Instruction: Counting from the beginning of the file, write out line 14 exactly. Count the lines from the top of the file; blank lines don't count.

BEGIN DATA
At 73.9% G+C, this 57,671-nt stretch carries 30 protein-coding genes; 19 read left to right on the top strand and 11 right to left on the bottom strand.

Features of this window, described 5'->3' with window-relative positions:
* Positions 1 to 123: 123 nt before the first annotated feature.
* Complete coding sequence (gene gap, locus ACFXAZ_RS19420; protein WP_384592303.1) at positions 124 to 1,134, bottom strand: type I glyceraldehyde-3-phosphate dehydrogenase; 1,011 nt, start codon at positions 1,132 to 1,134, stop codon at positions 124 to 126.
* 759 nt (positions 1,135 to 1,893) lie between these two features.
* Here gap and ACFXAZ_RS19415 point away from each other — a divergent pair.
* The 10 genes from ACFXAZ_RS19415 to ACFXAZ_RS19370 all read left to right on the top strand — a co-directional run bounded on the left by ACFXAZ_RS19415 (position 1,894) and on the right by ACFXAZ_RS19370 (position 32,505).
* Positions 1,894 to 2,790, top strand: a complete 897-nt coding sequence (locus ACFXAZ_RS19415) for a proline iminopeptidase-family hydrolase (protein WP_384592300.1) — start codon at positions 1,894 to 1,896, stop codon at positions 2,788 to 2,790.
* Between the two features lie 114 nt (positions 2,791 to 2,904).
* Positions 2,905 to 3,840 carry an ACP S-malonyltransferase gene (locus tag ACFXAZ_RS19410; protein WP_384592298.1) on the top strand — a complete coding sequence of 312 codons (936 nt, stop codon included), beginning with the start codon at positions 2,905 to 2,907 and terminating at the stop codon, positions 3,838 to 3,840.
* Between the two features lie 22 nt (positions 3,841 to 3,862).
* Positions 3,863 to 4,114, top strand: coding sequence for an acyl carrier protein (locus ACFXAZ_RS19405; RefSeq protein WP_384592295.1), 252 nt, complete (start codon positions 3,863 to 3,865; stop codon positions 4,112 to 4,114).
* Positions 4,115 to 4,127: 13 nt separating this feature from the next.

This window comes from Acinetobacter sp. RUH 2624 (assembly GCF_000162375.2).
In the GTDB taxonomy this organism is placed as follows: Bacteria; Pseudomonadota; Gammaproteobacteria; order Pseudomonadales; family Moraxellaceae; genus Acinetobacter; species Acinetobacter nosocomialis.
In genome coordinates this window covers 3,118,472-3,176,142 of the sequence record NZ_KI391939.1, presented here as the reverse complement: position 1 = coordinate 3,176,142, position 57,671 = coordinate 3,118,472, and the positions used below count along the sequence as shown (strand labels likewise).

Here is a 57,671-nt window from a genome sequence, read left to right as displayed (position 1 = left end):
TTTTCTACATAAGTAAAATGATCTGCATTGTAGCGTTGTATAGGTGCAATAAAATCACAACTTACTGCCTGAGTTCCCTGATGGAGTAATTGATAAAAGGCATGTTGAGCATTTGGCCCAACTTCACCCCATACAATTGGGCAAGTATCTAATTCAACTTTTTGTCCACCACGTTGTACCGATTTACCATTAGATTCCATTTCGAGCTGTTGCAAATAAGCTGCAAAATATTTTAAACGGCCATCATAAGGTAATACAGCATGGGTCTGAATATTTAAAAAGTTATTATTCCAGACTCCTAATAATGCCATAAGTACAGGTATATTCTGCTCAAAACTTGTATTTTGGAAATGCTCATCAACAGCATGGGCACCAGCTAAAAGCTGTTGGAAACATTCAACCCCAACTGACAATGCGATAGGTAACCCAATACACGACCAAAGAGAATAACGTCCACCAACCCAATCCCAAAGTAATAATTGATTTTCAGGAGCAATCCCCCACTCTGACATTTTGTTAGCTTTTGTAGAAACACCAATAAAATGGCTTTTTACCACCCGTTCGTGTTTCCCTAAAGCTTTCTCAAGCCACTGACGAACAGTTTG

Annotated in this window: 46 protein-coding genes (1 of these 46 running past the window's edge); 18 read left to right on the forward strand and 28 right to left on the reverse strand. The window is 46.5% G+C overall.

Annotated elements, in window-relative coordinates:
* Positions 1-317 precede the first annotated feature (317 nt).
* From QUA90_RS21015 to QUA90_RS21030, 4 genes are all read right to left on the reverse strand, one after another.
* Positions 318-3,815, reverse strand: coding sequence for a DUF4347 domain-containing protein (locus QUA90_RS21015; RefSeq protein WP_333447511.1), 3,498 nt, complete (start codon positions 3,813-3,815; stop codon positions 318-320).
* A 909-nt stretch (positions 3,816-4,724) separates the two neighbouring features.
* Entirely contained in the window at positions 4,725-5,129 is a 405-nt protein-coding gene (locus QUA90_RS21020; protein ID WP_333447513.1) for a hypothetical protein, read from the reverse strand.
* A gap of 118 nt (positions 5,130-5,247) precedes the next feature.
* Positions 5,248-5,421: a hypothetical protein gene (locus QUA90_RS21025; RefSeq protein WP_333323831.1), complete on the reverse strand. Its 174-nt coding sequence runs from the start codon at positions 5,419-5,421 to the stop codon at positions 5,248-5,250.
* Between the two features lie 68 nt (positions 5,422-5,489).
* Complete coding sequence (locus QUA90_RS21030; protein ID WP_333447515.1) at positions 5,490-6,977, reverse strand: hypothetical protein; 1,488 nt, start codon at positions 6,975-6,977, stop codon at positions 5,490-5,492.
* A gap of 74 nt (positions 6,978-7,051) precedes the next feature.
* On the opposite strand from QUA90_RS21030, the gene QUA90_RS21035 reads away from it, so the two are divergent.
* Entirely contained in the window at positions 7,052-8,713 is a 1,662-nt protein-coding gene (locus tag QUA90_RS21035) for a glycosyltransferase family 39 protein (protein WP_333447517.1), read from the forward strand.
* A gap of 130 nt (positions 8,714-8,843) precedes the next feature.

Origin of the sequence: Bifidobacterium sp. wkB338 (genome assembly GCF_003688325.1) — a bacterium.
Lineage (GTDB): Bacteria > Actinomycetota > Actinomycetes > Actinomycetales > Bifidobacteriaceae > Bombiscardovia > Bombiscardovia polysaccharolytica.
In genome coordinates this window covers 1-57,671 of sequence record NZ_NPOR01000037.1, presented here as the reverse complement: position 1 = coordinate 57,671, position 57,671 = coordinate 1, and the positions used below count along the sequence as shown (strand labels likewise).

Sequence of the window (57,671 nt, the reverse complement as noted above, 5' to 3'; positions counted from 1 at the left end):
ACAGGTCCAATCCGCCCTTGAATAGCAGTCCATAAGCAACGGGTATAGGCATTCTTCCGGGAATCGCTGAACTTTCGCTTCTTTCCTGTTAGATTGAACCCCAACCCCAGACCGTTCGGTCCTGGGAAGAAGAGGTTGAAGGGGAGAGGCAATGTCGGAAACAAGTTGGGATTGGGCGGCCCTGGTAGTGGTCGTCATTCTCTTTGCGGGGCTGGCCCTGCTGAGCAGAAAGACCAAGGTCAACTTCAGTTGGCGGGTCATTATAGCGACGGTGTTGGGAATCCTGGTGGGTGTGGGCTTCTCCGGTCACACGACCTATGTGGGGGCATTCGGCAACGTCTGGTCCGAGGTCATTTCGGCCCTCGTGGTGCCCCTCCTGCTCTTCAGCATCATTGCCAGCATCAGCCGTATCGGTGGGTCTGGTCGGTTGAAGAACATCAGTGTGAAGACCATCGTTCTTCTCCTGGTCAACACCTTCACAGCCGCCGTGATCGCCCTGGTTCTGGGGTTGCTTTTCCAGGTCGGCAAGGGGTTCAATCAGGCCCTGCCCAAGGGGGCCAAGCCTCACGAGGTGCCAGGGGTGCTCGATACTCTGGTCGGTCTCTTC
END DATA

This window comes from Acinetobacter sp. RUH 2624 (assembly GCF_000162375.2).